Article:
« ForrigeFortsæt »
"The balmy moon of blessed Israel
Floods all the deep-blue gloom with beams divine: All night the splinter'd crags that wall the dell
With spires of silver shine.”
As one that museth where broad sunshine laves
The lawn by some cathedral, thro' the door Hearing the holy organ rolling waves
Of sound on roof and floor
Within, and anthem sung, is charm’d and tied
To where he stands, — so stood I, when that flow Of music left the lips of her that died
To save her father's vow;
The daughter of the warrior Gileadite,
A maiden pure; as when she went along From Mizpeh's tower'd gate with welcome light,
With timbrel and with song.
My words leapt forth : “Heaven heads the count of crimes
With that wild oath.” She render'd answer ligh: " Not so, nor once alone; a thousand times
I would be born and die.
Single I grew, like some green plant, whose root
Creeps to the garden water-pipes beneath, Feeding the flower; but ere my flower to fruit
Changed, I was ripe for death.
“My God, my land, my father these did move
Me from my bliss of life, that Nature gave, Lower'd softly with a threefold cord of love
Down to a silent grave.
“And I went mourning, · No fair Hebrew boy
Shall smile away my maiden blaine aniong The Hebrew mothers' - emptied of all joy,
Leaving the dance and song,
“ Leaving the olive-gardens far below,
Leaving the promise of my bridal bower, The valleys of grape-loaded vines that glow
Beneath the battled tower.
“ The light white cloud swam over us.
Anon We heard the lion roaring from his den ; We saw the large white stars rise one by one,
Or, from the darken'd glen,
“ Saw God divide the night with flying flame,
And thunder on the everlasting hills.
A solemn scorn of ills.
“ When the next moon was rolld into the sky,
Strength came to me that equall'd my desire. How beautiful a thing it was to die
For God and for my sire !
" It comforts me in this one thought to dwell,
That I subdued me to my father's will; Because the kiss he gave me, ere I fell,
Sweetens the spirit still.
“ Moreover it is written that my race
Hew'd Ammon, hip and thigh, from Aroer On Arnon unto Minneth.” Here her face
Glow'd, as I look'd at her.
She lock'd her lips: she left me where I stood :
Glory to God," she sang, and past afar, Thridding the sombre boskage of the wood,
Toward the morning-star.
Losing her carol I stood pensively,
As one that from a casement leans his head, When midnight bells cease ringing suddenly,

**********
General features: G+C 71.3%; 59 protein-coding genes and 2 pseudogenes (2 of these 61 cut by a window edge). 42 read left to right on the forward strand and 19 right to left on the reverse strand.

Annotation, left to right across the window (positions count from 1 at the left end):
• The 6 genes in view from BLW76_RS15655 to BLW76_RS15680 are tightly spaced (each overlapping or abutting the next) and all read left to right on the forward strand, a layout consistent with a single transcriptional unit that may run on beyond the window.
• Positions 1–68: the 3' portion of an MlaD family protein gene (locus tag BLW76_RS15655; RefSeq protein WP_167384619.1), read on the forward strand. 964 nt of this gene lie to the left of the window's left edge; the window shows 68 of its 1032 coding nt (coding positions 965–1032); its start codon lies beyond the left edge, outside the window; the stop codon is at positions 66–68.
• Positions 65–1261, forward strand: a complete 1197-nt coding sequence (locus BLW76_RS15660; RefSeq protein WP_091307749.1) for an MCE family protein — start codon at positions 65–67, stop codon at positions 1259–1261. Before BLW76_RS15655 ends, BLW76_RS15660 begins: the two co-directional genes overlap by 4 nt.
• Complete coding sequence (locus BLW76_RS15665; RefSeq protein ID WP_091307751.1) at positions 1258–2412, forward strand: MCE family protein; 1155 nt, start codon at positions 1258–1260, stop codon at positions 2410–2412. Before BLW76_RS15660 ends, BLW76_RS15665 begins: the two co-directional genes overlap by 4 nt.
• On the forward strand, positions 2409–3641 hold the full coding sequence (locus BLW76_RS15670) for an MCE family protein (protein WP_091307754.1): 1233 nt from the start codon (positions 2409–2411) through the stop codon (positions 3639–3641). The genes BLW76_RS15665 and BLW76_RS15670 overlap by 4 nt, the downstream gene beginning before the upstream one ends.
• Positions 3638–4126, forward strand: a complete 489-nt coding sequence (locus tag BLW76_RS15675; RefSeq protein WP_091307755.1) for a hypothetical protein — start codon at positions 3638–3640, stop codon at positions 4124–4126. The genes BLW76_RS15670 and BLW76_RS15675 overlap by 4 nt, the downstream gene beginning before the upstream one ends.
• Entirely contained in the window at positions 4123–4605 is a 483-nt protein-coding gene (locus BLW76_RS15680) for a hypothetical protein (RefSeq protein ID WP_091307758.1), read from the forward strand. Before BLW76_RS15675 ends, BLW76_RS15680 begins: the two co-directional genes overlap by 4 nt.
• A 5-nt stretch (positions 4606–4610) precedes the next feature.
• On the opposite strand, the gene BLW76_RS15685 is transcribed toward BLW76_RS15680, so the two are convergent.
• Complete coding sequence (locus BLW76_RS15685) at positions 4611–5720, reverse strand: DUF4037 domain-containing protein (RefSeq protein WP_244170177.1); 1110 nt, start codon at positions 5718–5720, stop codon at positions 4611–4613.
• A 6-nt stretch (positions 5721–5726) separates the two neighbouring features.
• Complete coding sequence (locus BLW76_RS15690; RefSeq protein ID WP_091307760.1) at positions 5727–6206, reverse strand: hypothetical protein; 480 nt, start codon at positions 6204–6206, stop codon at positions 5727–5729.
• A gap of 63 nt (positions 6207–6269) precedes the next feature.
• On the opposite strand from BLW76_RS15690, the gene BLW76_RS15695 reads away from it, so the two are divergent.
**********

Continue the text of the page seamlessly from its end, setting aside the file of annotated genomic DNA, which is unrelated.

And the old year is dead.
“Alas! alas !” a low voice, full of care,
Murmur'd beside me: “Turn and look on me: I am that Rosamond, whom men call fair,
If what I was I be.
“ Would I had been some maiden coarse and poor!
O me, that I should ever see the light ! Those dragon eyes of anger'd Eleanor
Do hunt me, day and night.”
She ceased in tears, fallen from hope and trust :
To whom the Egyptian: “O, you tamely died ! You should have clung to Fulvia's waist, and thrust
The dagger thro' her side.”
With that sharp sound the white dawn's creeping beams,
Stol'n to my brain, dissolved the mystery Of folded sleep. The captain of my dreams
Ruled in the eastern sky.
Morn broaden'd on the borders of the dark,
Ere I saw her, who clasp'd in her last trance Her murder'd father's head, or Joan of Arc,
A light of ancient France;
Or her, who knew that Love can vanquish Death,
Who kneeling, with one arın about her king, Drew forth the poison with her balmy breath,
Sweet as new buds in Spring.
No memory labors longer from the deep
Gold-mines of thought to lift the hidden ore That glimpses, moving up, than I from sleep
To gather and tell o'er
Each little sound and sight. With what dull pain
Compass’d, how eagerly I sought to strike Into that wondrous track of dreams again!
But no two dreams are like.
As when a soul laments, which hath been blest,
Desiring what is mingled with past years, In yearnings that can never be exprest
By sighs or groans or tears ;
Because all words, tho' cull’d with choicest art,
Failing to give the bitter of the sweet, Wither beneath the palate, and the heart
Faints, faded by its heat.
O rare pale Margaret,
Of pensive thought and aspect pale,
Your melancholy sweet and frail As perfume of the cuckoo-flower ? From the westward-winding flood, From the evening-lighted wood,
From all things outward you have won A tearful grace, as tho' you stood
Between the rainbow and the sun.
Encircles all the heart, and feedeth
Of dainty sorrow without sound,
Like the tender amber round, Which the moon about her sprcadeth, Moving thro' a fleecy night.
2. You love, remaining peacefully,
To hear the murmur of the strife,
But enter not the toil of life. Your spirit is the calmed sea,
Laid by the tumult of the fight. You are the evening star, alway
Remaining betwixt dark and bright: Lulld echoes of laborious day
Come to you, gleams of mellow light
3. What can it matter, Margaret,
What songs below the waning stars The lion-heart, Plantagenet,
Sang looking thro' his prison-bars?
Exquisite Margaret, who can tell
The last wild thought of Chatelet,
Just ere the falling axe did part
Even in her sight he loved so well ?
4. A fairy shield your Genius made
And gave you on your natal day. Your sorrow, only sorrow's shade,
Keeps real sorrow far away. You move not in such solitudes,
You are not less divine, But more human in your moods,
Than your twin-sister, Adeline.
Touch'd with a somewhat darker hue,
But ever trembling thro' the dew
O rare pale Margaret,
up the ringlets on your cheek:
The sun is just about to set,
And faint, rainy lights are seen,
Moving in the leafy beech. Rise from the feast of sorrow, lady,
Where all day long you sit between
Joy and woe, and whisper each. Or only look across the lawn,
Look out below your bower-eaves,
dawn Upon me thro' the jasmine-leaves.